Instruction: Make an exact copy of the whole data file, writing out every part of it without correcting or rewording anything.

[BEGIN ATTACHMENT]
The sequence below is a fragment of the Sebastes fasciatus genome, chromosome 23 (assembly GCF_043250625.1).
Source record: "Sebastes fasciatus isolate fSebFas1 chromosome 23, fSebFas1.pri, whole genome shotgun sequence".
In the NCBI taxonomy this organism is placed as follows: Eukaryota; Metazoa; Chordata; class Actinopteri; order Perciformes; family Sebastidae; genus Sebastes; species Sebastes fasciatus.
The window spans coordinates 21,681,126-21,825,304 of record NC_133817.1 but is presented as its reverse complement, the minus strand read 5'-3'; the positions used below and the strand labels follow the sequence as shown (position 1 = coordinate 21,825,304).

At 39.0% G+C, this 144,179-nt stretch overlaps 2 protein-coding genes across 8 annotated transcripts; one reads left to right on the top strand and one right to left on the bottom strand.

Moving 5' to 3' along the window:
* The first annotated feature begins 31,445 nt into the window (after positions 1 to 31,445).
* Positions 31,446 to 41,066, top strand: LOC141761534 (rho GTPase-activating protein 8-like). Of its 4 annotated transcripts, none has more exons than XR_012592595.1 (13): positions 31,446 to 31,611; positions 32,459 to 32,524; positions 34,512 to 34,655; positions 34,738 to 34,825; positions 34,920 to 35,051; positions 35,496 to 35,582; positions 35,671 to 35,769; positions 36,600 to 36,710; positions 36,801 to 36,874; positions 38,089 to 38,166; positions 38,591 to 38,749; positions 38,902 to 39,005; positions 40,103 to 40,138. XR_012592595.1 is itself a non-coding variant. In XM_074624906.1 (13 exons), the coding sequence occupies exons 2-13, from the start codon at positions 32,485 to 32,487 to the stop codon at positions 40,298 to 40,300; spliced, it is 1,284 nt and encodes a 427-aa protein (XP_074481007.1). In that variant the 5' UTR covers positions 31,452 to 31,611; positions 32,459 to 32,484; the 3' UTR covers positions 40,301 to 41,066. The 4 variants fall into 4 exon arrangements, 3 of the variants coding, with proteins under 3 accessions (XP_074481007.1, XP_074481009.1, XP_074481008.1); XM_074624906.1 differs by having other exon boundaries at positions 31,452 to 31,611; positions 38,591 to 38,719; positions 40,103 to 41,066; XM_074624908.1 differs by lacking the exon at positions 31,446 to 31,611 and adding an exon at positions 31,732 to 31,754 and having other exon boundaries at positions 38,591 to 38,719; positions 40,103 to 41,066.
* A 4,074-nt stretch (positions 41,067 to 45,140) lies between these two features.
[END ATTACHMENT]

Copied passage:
The sequence below is a fragment of the Sebastes fasciatus genome, chromosome 23 (assembly GCF_043250625.1).
Source record: "Sebastes fasciatus isolate fSebFas1 chromosome 23, fSebFas1.pri, whole genome shotgun sequence".
In the NCBI taxonomy this organism is placed as follows: Eukaryota; Metazoa; Chordata; class Actinopteri; order Perciformes; family Sebastidae; genus Sebastes; species Sebastes fasciatus.
The window spans coordinates 21,681,126-21,825,304 of record NC_133817.1 but is presented as its reverse complement, the minus strand read 5'-3'; the positions used below and the strand labels follow the sequence as shown (position 1 = coordinate 21,825,304).

At 39.0% G+C, this 144,179-nt stretch overlaps 2 protein-coding genes across 8 annotated transcripts; one reads left to right on the top strand and one right to left on the bottom strand.

Moving 5' to 3' along the window:
* The first annotated feature begins 31,445 nt into the window (after positions 1 to 31,445).
* Positions 31,446 to 41,066, top strand: LOC141761534 (rho GTPase-activating protein 8-like). Of its 4 annotated transcripts, none has more exons than XR_012592595.1 (13): positions 31,446 to 31,611; positions 32,459 to 32,524; positions 34,512 to 34,655; positions 34,738 to 34,825; positions 34,920 to 35,051; positions 35,496 to 35,582; positions 35,671 to 35,769; positions 36,600 to 36,710; positions 36,801 to 36,874; positions 38,089 to 38,166; positions 38,591 to 38,749; positions 38,902 to 39,005; positions 40,103 to 40,138. XR_012592595.1 is itself a non-coding variant. In XM_074624906.1 (13 exons), the coding sequence occupies exons 2-13, from the start codon at positions 32,485 to 32,487 to the stop codon at positions 40,298 to 40,300; spliced, it is 1,284 nt and encodes a 427-aa protein (XP_074481007.1). In that variant the 5' UTR covers positions 31,452 to 31,611; positions 32,459 to 32,484; the 3' UTR covers positions 40,301 to 41,066. The 4 variants fall into 4 exon arrangements, 3 of the variants coding, with proteins under 3 accessions (XP_074481007.1, XP_074481009.1, XP_074481008.1); XM_074624906.1 differs by having other exon boundaries at positions 31,452 to 31,611; positions 38,591 to 38,719; positions 40,103 to 41,066; XM_074624908.1 differs by lacking the exon at positions 31,446 to 31,611 and adding an exon at positions 31,732 to 31,754 and having other exon boundaries at positions 38,591 to 38,719; positions 40,103 to 41,066.
* A 4,074-nt stretch (positions 41,067 to 45,140) lies between these two features.